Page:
Written by Andrew Forgotch
Last updated on April 25, 2013 @ 7:19PM
Created on April 25, 2013 @ 5:46PM
Joe Powell, a Senior at West Virginia University, had no problem admitting to 5 News he sends the occasional text while he's driving.
"If it's something very short like, 'hey, what's up' ill just send a text," Powell said.
Powell said he feels he sends texts the safe way because he uses a voice-to-text application to send those messages.
"I press one button and I just start speaking," Powell said as he demonstrated how the app works.
A new study, published by the Texas Transportation Institute, claims that it's no safer to send texts using a voice-to-text app while driving than it is to send texts manually.
"I feel like (people my age) their parents tell them its safer," WVU freshman, Antoinette Yelenic said about the voice-to-text apps.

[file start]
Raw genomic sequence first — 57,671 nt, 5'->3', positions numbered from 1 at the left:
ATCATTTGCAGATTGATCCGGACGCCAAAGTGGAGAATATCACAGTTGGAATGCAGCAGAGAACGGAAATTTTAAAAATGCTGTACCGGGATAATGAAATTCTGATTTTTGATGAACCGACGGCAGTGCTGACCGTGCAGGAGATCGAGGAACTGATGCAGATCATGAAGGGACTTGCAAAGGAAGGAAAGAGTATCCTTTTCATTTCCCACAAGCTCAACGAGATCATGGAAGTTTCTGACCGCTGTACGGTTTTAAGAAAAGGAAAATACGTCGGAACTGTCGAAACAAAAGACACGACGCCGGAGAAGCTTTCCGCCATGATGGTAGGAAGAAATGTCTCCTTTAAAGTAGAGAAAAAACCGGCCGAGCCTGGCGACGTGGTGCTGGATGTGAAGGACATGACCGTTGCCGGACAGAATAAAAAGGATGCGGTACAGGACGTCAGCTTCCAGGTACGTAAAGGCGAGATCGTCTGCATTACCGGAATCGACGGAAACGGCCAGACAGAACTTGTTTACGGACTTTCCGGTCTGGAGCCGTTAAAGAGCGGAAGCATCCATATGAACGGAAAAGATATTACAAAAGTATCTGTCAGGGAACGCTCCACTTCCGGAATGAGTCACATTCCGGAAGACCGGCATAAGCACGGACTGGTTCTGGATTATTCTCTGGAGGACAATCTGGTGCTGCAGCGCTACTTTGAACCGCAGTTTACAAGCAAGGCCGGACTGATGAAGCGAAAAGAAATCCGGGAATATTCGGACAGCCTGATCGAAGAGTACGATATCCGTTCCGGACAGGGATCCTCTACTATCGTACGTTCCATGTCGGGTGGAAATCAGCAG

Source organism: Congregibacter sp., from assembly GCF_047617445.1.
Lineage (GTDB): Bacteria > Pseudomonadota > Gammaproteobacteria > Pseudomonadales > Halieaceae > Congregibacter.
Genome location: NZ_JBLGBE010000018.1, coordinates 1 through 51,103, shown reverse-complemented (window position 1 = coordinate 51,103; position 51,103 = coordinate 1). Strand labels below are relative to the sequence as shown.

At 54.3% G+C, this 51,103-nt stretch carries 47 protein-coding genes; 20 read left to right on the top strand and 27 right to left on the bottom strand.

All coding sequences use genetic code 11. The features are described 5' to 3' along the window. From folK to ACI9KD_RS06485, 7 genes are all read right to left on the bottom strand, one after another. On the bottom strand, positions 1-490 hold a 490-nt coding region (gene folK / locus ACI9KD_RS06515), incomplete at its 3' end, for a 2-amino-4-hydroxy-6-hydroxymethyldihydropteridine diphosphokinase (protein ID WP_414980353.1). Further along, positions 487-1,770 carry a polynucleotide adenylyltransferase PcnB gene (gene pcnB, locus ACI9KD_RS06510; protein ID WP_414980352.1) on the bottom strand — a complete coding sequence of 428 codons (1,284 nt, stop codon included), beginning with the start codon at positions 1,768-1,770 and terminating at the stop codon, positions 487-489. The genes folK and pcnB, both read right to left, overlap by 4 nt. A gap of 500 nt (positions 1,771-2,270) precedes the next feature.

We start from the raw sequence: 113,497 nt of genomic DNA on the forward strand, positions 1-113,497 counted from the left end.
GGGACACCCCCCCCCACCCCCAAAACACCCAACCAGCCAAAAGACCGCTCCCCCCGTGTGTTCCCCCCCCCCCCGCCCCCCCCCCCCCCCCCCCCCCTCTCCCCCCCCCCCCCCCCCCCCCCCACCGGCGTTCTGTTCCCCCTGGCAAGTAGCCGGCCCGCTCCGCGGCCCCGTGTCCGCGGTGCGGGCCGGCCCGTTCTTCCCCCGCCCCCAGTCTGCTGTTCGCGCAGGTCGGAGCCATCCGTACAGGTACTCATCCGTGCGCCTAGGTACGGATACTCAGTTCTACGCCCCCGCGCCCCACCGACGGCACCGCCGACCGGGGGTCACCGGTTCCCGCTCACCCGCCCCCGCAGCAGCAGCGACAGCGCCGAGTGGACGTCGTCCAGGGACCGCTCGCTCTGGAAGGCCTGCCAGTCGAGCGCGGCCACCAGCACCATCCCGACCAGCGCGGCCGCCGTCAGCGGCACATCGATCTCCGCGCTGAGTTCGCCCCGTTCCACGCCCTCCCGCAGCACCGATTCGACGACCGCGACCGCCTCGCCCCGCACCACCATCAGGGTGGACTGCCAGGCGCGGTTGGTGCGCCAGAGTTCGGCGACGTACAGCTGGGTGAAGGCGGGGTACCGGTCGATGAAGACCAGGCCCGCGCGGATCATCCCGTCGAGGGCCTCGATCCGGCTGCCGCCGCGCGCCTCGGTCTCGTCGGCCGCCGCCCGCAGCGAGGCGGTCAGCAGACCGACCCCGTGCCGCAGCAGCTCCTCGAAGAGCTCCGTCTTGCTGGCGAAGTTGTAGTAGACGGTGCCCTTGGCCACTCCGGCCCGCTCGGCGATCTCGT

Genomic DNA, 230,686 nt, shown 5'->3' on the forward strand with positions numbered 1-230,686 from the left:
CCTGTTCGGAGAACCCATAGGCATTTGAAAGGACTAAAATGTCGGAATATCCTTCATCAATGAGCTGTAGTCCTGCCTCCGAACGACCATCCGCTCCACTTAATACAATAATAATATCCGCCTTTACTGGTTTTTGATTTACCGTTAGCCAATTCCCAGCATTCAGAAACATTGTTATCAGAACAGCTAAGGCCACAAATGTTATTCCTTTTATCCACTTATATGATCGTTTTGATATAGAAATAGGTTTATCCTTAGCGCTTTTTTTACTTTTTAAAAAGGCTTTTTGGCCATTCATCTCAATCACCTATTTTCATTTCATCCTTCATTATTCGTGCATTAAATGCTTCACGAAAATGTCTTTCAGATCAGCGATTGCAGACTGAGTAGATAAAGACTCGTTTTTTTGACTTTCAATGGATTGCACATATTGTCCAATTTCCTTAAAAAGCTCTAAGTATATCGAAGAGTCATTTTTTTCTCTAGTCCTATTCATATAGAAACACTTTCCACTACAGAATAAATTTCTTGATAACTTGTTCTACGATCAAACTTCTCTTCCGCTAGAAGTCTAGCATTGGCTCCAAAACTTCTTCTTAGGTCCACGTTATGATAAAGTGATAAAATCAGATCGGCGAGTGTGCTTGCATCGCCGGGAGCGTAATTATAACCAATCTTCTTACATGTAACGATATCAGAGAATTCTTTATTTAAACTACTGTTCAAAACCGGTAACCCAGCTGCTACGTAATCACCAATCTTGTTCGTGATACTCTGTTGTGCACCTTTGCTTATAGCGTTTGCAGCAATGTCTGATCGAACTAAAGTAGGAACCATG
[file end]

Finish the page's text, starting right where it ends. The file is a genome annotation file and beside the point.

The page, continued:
Researchers studied 40 drivers and found both methods took their attention off the road. They also discovered that the voice-to-text apps, like Siri on the iPhone, actually required more attention.
"Whenever I use Siri I say something and she gets the wrong thing," WVU senior, Marshall Kessler said. "Then I have to look back down at the phone and correct it (the message)."
Despite the results of the study, police told 5 News this study shouldn't be used as an excuse to get on your phone behind the wheel.
"Pull off the road at a safe location and answers your messages if it's that urgent," Star City Police Chief Vic Propst said.
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